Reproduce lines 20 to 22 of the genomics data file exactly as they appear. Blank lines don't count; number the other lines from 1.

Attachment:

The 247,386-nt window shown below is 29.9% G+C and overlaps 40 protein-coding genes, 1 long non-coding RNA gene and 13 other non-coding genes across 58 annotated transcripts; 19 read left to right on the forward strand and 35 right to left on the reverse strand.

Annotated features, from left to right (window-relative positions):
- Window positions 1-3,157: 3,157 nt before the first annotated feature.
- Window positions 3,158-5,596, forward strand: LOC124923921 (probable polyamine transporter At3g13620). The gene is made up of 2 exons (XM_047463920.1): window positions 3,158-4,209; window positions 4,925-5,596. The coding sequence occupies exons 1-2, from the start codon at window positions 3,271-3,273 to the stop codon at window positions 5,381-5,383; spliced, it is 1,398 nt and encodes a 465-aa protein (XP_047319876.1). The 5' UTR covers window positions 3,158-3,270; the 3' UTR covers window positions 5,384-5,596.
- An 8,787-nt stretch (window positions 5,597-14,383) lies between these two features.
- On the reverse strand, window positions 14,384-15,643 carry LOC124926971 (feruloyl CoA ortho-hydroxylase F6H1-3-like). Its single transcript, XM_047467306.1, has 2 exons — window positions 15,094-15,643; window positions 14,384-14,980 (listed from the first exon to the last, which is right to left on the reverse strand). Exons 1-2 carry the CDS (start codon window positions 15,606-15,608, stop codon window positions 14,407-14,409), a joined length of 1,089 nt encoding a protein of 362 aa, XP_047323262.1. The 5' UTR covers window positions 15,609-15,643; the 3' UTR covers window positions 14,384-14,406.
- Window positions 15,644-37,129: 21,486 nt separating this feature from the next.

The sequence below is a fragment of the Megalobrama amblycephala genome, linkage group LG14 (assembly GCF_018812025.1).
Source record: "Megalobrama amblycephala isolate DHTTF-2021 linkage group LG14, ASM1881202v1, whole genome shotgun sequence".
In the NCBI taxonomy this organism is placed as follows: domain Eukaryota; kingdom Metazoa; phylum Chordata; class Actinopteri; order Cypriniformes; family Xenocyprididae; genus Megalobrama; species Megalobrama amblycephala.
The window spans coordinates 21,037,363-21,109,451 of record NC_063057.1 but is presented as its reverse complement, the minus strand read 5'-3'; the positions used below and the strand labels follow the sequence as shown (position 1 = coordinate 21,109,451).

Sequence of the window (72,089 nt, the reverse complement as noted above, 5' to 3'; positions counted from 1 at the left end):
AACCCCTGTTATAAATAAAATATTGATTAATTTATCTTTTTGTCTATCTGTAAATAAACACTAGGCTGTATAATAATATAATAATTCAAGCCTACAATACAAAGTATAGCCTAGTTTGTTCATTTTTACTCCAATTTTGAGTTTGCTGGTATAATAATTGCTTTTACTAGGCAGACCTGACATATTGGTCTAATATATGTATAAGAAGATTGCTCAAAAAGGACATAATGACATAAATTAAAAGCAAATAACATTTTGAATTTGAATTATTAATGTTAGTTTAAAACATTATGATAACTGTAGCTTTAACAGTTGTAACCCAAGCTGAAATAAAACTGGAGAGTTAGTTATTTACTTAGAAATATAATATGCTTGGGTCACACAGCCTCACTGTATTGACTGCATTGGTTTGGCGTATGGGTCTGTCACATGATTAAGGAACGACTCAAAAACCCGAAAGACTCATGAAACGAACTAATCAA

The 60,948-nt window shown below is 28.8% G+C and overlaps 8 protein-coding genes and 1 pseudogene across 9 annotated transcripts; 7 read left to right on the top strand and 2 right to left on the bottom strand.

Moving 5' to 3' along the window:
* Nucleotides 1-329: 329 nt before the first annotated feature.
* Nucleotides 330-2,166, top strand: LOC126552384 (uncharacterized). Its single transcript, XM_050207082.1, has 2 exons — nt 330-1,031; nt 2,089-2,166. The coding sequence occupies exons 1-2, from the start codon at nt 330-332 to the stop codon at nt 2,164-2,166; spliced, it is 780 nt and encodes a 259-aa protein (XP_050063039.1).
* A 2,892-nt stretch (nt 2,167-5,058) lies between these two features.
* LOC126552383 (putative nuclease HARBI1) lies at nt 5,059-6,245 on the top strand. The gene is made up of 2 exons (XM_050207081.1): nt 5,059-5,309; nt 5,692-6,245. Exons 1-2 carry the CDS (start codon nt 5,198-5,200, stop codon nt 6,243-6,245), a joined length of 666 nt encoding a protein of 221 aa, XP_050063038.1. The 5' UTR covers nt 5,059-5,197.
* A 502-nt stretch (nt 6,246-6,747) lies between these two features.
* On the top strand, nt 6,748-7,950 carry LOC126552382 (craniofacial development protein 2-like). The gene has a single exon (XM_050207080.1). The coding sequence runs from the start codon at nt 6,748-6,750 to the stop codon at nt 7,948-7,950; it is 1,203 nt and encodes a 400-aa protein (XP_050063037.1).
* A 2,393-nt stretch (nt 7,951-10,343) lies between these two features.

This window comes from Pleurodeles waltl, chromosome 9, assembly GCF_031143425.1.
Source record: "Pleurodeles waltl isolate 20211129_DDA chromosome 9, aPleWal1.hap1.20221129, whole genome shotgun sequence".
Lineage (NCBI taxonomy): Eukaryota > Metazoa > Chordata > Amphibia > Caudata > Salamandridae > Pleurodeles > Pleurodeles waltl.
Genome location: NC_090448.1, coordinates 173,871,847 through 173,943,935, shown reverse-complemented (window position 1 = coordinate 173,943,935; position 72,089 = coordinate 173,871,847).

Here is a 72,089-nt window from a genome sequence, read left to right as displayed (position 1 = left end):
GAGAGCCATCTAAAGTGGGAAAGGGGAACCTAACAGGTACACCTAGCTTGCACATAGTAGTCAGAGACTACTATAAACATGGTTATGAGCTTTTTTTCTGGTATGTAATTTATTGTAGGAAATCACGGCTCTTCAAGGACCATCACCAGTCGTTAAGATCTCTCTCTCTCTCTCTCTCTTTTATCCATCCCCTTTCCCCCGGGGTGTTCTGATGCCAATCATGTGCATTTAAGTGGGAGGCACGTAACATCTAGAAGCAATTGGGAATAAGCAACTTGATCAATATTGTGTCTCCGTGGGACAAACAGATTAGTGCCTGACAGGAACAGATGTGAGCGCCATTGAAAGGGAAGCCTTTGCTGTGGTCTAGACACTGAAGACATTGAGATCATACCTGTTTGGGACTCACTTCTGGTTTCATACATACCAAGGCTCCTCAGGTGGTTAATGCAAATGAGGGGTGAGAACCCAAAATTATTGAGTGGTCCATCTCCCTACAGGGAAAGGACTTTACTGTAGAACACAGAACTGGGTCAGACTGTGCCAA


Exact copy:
* A 502-nt stretch (nt 6,246-6,747) lies between these two features.
* On the top strand, nt 6,748-7,950 carry LOC126552382 (craniofacial development protein 2-like). The gene has a single exon (XM_050207080.1). The coding sequence runs from the start codon at nt 6,748-6,750 to the stop codon at nt 7,948-7,950; it is 1,203 nt and encodes a 400-aa protein (XP_050063037.1).
* A 2,393-nt stretch (nt 7,951-10,343) lies between these two features.